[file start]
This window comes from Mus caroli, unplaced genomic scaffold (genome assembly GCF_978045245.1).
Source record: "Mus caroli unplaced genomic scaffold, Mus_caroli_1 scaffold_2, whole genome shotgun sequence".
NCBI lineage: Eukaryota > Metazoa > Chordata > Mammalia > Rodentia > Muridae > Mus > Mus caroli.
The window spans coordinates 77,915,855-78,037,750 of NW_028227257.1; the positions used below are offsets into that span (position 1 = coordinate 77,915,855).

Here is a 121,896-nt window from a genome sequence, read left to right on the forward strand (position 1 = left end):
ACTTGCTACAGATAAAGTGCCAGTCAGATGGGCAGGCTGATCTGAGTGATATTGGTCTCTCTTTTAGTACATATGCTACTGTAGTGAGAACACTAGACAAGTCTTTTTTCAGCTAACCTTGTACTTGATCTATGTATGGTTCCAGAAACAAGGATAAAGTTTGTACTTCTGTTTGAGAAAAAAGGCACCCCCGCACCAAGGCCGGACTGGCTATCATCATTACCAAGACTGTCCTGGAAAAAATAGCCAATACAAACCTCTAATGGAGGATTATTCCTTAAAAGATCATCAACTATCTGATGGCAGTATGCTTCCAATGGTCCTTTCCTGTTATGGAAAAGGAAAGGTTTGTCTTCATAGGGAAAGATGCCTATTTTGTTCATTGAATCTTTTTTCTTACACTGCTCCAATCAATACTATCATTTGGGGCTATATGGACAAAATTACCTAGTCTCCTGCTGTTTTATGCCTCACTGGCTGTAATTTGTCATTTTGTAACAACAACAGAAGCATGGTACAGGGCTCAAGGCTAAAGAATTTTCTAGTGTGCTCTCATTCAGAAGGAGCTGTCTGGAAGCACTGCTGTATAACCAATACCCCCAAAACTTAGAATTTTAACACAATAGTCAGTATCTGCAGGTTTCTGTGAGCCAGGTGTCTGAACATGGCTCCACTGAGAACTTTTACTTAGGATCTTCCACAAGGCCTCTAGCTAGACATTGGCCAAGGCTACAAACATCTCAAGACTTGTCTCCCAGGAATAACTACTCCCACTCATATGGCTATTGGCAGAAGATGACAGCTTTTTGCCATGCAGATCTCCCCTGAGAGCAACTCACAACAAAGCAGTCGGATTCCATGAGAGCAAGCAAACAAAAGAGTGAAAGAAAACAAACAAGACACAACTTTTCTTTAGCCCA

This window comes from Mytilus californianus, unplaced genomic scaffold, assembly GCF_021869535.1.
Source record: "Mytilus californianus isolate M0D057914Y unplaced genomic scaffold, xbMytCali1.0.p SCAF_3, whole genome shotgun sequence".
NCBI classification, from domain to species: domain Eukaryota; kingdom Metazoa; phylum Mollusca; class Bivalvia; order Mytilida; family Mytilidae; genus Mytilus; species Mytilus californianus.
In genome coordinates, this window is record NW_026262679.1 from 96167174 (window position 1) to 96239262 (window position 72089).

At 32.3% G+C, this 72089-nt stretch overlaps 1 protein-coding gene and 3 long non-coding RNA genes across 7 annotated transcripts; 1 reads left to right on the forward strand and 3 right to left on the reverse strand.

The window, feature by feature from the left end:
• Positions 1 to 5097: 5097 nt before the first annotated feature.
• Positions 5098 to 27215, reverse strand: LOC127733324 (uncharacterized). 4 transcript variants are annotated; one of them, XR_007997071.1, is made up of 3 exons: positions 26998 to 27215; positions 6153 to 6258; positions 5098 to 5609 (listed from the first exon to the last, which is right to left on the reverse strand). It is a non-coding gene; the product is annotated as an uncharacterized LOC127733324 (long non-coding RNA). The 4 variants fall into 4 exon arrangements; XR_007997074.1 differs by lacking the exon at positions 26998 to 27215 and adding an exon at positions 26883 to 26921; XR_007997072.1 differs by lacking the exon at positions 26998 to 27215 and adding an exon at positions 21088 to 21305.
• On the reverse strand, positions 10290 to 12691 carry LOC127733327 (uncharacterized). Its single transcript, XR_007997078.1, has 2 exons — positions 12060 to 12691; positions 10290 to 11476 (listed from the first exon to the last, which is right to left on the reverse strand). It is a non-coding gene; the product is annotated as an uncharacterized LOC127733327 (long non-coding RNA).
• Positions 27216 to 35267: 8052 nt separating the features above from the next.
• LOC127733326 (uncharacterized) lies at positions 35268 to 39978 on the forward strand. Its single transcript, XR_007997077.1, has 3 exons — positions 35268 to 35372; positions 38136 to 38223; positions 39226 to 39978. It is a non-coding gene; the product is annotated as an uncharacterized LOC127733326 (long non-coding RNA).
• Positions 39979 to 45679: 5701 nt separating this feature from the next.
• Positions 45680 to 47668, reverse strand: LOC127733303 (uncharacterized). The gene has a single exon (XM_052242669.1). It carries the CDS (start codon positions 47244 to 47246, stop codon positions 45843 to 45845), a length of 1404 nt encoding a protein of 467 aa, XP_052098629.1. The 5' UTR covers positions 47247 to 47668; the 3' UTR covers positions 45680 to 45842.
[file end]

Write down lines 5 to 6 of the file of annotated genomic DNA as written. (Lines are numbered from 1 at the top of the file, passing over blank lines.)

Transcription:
Here is a 121,896-nt window from a genome sequence, read left to right on the forward strand (position 1 = left end):
ACTTGCTACAGATAAAGTGCCAGTCAGATGGGCAGGCTGATCTGAGTGATATTGGTCTCTCTTTTAGTACATATGCTACTGTAGTGAGAACACTAGACAAGTCTTTTTTCAGCTAACCTTGTACTTGATCTATGTATGGTTCCAGAAACAAGGATAAAGTTTGTACTTCTGTTTGAGAAAAAAGGCACCCCCGCACCAAGGCCGGACTGGCTATCATCATTACCAAGACTGTCCTGGAAAAAATAGCCAATACAAACCTCTAATGGAGGATTATTCCTTAAAAGATCATCAACTATCTGATGGCAGTATGCTTCCAATGGTCCTTTCCTGTTATGGAAAAGGAAAGGTTTGTCTTCATAGGGAAAGATGCCTATTTTGTTCATTGAATCTTTTTTCTTACACTGCTCCAATCAATACTATCATTTGGGGCTATATGGACAAAATTACCTAGTCTCCTGCTGTTTTATGCCTCACTGGCTGTAATTTGTCATTTTGTAACAACAACAGAAGCATGGTACAGGGCTCAAGGCTAAAGAATTTTCTAGTGTGCTCTCATTCAGAAGGAGCTGTCTGGAAGCACTGCTGTATAACCAATACCCCCAAAACTTAGAATTTTAACACAATAGTCAGTATCTGCAGGTTTCTGTGAGCCAGGTGTCTGAACATGGCTCCACTGAGAACTTTTACTTAGGATCTTCCACAAGGCCTCTAGCTAGACATTGGCCAAGGCTACAAACATCTCAAGACTTGTCTCCCAGGAATAACTACTCCCACTCATATGGCTATTGGCAGAAGATGACAGCTTTTTGCCATGCAGATCTCCCCTGAGAGCAACTCACAACAAAGCAGTCGGATTCCATGAGAGCAAGCAAACAAAAGAGTGAAAGAAAACAAACAAGACACAACTTTTCTTTAGCCCA